Eline Veldhuisen

Eline Veldhuisen (she/her) is an illustrator from Utrecht. In June 2020, she graduated with a Bachelor of Design in Illustration, from the University of the Arts Utrecht (HKU). Graduating with a short animated film, she also does animation related projects. She works on commission and sells prints of her work in her shop and at markets. Besides at Katoenclub, her work can be found at Meneer & Mevrouw de Boer (Utrecht), De Familiefabriek (Culemborg) and Kunst met een Koekje (Maarssen).

Most of her work is made digitally, but she always strives to maintain that 'hand-drawn feel’ in her illustrations. She often finds inspiration within her direct surroundings, which is why she (almost) never leaves the house without taking a camera with her. Elements that often come back in her work are people, animals and nature.

Tell us what is important to you in life?

Having the people I care about around and doing things I enjoy - both work related and in my free time.

Where is your ideal environment to create?

I work alone, from home. I really like it this way. I’m most productive when I’m alone without distractions. Besides, I like that I can start working when I feel like it, at any time of day, and that I don’t need to travel to get to work. 

Although it can be tricky to mentally end the workday sometimes, when you’re working in the same space you’re living. When I’m busy with complicated projects I end up feeling the pressure to work at night or during weekends, but I try my best to ignore that feeling and just work office hours to maintain a normal routine in my week.

Describe a day in your week (it can be any day)

I’m at my day job two days a week, the other three are for illustration work. I’m currently working on a pretty big animation, so the three days I do animation work look the same: my alarm goes off around 8:00, I eat some breakfast while watching a YouTube video/Netflix and I try to start working before 10:00. I work until lunchtime, take a long lunch break and then work until five/six/seven depending on how much I got done that day.

After dinner I usually watch some more tv, read a book, play a Nintendo Switch game or draw some more – but just for myself this time. A new addition to this list is that I’ve been learning to play ukulele since a couple of weeks! I’ve had one for quite some time but never really took the time to practice. It’s really fun to have found a new hobby when there isn’t much to do in this lockdown situation.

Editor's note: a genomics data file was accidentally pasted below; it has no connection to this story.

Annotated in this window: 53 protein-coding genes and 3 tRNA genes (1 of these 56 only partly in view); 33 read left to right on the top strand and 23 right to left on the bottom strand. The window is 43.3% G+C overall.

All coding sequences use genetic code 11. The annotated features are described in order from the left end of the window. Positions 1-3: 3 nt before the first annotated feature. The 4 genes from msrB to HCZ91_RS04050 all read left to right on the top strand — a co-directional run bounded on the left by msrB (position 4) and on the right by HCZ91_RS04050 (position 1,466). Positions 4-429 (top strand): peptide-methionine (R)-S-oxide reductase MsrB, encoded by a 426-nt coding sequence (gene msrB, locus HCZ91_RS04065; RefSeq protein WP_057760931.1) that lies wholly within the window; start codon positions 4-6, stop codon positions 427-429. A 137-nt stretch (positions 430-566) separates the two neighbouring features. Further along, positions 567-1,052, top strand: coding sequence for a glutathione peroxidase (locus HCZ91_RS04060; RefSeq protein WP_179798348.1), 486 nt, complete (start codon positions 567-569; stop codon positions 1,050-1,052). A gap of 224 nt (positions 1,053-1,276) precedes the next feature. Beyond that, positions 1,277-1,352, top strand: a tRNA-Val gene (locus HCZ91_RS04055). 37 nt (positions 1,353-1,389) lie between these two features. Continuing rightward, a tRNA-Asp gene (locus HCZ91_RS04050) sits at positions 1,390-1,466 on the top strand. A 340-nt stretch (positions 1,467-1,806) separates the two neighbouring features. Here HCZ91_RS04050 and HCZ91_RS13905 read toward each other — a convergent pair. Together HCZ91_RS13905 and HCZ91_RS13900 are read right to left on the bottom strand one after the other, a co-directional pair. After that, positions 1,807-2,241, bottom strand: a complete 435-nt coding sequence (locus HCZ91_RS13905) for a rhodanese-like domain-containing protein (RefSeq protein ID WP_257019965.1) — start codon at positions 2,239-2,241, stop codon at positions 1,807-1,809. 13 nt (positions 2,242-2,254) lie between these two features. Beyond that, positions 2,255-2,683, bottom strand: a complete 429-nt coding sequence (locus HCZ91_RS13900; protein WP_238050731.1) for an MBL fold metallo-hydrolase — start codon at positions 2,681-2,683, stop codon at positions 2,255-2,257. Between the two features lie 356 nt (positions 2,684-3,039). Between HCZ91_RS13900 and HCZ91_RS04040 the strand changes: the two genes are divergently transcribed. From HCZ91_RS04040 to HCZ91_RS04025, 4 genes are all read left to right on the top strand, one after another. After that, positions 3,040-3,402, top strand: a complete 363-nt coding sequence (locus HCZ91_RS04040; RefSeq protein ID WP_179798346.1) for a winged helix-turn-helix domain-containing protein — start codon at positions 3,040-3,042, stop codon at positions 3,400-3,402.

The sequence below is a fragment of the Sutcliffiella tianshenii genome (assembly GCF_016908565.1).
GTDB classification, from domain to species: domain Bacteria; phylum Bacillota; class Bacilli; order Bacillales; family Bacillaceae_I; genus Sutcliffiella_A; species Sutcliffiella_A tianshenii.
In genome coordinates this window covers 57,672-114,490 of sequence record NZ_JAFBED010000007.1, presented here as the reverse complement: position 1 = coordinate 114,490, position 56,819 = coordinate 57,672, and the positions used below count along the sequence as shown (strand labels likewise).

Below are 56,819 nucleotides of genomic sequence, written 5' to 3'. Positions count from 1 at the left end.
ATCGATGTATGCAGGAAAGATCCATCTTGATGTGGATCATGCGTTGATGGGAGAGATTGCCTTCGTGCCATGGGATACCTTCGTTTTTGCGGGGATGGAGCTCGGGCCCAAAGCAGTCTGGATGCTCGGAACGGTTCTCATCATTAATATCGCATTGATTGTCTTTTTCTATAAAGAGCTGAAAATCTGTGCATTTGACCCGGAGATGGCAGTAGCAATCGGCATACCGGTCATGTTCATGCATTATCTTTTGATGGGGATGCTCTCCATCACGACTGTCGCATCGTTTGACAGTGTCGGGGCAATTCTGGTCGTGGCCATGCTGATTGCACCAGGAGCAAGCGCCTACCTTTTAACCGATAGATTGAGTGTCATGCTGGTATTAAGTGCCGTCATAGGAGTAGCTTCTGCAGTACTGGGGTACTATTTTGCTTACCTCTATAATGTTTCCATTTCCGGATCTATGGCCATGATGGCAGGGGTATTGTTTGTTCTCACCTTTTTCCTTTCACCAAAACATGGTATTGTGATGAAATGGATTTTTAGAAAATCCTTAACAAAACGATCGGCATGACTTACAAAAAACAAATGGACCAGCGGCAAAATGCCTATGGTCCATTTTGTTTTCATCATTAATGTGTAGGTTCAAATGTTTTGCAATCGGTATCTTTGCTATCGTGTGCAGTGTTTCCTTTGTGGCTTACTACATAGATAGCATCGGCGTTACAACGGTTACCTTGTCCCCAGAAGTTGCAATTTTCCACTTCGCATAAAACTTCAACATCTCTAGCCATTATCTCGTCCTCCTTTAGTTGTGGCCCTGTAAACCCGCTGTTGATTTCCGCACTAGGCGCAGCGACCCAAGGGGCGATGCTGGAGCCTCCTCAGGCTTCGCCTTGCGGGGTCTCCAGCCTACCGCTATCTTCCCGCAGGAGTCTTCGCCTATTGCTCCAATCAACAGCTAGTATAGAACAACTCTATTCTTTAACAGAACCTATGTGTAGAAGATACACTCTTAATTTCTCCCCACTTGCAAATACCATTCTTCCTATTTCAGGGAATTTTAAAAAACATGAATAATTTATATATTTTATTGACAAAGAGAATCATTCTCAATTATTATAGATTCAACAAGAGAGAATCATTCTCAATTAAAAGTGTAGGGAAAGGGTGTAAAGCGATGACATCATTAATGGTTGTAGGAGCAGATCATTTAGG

Who are your latest artist crushes?

I have too many! Charlotte Ager is one of my all-time favourites and I discovered Peter Lubach a few weeks ago, I would love to own one of his sculptures someday.

What is your favourite technique, if you have one, and why?

I mostly work digitally (on an iPad Pro) but that’s not really a cool technique. If I have to pick one, I’m going with dry point etching. It has been quite some time since I used it in my work though.

Where do you find inspiration lately?

My own surroundings often tend to do the trick, but it comes from all sorts of stuff: interesting conversations, movies or books, other artists, and so on. Most of the time when I’m not actively looking, new ideas arise.

Do you have a dream project?

I would be super happy if I get the chance to illustrate a children’s book someday.

What/who are you reading now?

The Nix by Nathan Hill. Really enjoying it!

Do you listen to anything when creating? (If yes, what are your latest favourites)

Yes, always! Even though I like working alone, I’m not a big fan of complete silence, so I always have something playing in the background. It depends on the project. When I’m doing projects that take a lot of time or if they are a little repetitive (when a small animation element takes an entire day, for example) I often listen to podcasts or audio books. I’m a big fan of the “Echt Gebeurd’’ podcast, and recently discovered “Marc-Marie & Aaf Vinden Iets”. It doesn’t need to be super in depth, because most of my focus goes into drawing.

When I’m making a single illustration or drawing, music is enough. I listen to a lot of artists, but Gregory Alan Isakov is one of my favourites.

How did you come up with your bestselling Katoenclub prints?

Small details or events that I've experienced myself and captured on camera often come back in my work. This is also the case with the duck print; two years ago I was in Den Bosch for a day, and we came across this duck family. I was with two friends and I believe we watched them for at least half an hour – we had never seen so many together. When I developed my photos a few weeks later (I like to shoot film in my free time), I immediately knew this was one of those images that needed to be drawn. And even today a lot of people feel the same; this illustration (in a slightly different form) is also the bestselling postcard in my own webshop :-)
I created the whales in my first year of art school when I was really interested in block printing. Since cutting out lines and small details is pretty difficult with this technique, I created this image starting with form as the basis, instead of lines like I normally do. In the end I made a digital version of the print which appeared on the Katoenclub shirts.
You can see all prints by Eline here, follow her on Instagram, and check out her website herePhotos of Eline by her mother, Manon Veldhuisen.